Female adult baskettail dragonfly perched on a plant stem
Scientific Name
Epitheca spp.
Corduliidae (Emeralds) in the order Odonata (dragonflies and damselflies)

About 10 species of baskettail dragonflies occur in eastern North America. They are members of genus Epitheca, which is one of the genera in a family of dragonflies called the emeralds. What makes baskettails most distinctive is the specially adapted, upturned abdomen tip of the females: it allows them to carry around their egg masses in a little, orangish glob.

In the evenings, female baskettails deposit their egg masses in the shallow water of ponds, amid aquatic vegetation. The masses expand into rope-like strands that can be a few feet long.

Baskettails are dark brown or blackish, and the abdomen often with yellow or orange dashes along the side. The abdomen is constricted at the base, especially in males.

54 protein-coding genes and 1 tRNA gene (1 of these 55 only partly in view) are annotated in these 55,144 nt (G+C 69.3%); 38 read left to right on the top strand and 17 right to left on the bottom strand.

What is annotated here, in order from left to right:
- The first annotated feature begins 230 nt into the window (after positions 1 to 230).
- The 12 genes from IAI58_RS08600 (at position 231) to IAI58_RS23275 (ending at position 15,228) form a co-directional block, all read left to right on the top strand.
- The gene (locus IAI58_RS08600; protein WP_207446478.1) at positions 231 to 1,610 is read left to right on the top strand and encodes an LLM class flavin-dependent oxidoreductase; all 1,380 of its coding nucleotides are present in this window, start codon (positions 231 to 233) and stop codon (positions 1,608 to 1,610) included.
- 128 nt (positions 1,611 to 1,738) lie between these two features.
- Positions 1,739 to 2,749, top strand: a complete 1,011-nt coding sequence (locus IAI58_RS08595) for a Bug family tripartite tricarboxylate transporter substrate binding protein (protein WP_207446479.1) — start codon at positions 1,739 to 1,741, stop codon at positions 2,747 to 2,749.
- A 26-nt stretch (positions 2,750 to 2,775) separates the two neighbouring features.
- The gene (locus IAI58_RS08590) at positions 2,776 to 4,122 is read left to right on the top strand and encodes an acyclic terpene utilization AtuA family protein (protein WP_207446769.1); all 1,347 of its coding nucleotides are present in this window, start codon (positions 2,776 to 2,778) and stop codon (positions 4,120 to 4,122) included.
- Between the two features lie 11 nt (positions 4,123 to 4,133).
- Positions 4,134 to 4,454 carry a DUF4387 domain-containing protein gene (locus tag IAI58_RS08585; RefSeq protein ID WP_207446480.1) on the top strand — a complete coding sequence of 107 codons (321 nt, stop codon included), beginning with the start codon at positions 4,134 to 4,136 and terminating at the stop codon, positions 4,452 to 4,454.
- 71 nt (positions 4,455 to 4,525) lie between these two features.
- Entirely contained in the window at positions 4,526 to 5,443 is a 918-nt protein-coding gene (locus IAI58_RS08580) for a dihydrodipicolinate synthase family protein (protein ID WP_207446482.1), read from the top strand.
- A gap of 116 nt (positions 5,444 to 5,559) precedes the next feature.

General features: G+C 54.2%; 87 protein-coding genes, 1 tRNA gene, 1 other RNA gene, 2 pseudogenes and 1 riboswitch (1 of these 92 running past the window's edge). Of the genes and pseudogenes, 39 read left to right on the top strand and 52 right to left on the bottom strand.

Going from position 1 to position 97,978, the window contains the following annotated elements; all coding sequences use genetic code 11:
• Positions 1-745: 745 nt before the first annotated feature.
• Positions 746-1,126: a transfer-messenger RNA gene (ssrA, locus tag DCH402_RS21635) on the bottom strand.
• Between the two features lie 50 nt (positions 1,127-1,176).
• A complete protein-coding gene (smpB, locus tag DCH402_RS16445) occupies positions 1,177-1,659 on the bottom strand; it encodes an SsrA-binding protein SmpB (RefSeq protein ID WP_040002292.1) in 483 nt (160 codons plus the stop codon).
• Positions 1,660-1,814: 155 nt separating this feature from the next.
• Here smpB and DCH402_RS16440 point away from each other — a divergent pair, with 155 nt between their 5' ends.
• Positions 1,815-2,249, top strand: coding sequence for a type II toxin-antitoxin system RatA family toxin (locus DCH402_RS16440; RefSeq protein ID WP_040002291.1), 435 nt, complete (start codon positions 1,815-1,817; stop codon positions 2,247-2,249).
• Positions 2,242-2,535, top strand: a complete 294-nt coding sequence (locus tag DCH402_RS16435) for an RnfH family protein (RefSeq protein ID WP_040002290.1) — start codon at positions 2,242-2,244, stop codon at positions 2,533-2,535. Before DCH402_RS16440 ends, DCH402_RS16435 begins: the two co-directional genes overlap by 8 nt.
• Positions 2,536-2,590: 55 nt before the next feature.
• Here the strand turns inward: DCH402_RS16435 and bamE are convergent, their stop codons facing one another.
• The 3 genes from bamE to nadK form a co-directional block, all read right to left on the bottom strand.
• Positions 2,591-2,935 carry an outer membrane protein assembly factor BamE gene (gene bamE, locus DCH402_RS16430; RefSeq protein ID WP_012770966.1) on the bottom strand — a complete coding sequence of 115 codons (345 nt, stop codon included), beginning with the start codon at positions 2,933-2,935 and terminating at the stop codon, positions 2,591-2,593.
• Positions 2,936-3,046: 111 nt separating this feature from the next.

The various species of baskettails are difficult to distinguish from each other. You pretty much need to have them in your hand in order to determine species, which is based on details of the abdomen tip and specific blackish markings on the wings.

Similar species: At a glance, female baskettails carrying egg masses might be mistaken for clubtail dragonflies, which have inflated abdomen tips.

Learn more about this and other dragonflies on their group page.

Other Common Names
Basket-Tail Dragonflies; Emeralds
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Similar Species
About Land Invertebrates in Missouri
Invertebrates are animals without backbones, including earthworms, slugs, snails, and arthropods. Arthropods—invertebrates with “jointed legs” — are a group of invertebrates that includes crayfish, shrimp, millipedes, centipedes, mites, spiders, and insects. There may be as many as 10 million species of insects alive on earth today, and they probably constitute more than 90 percent all animal species.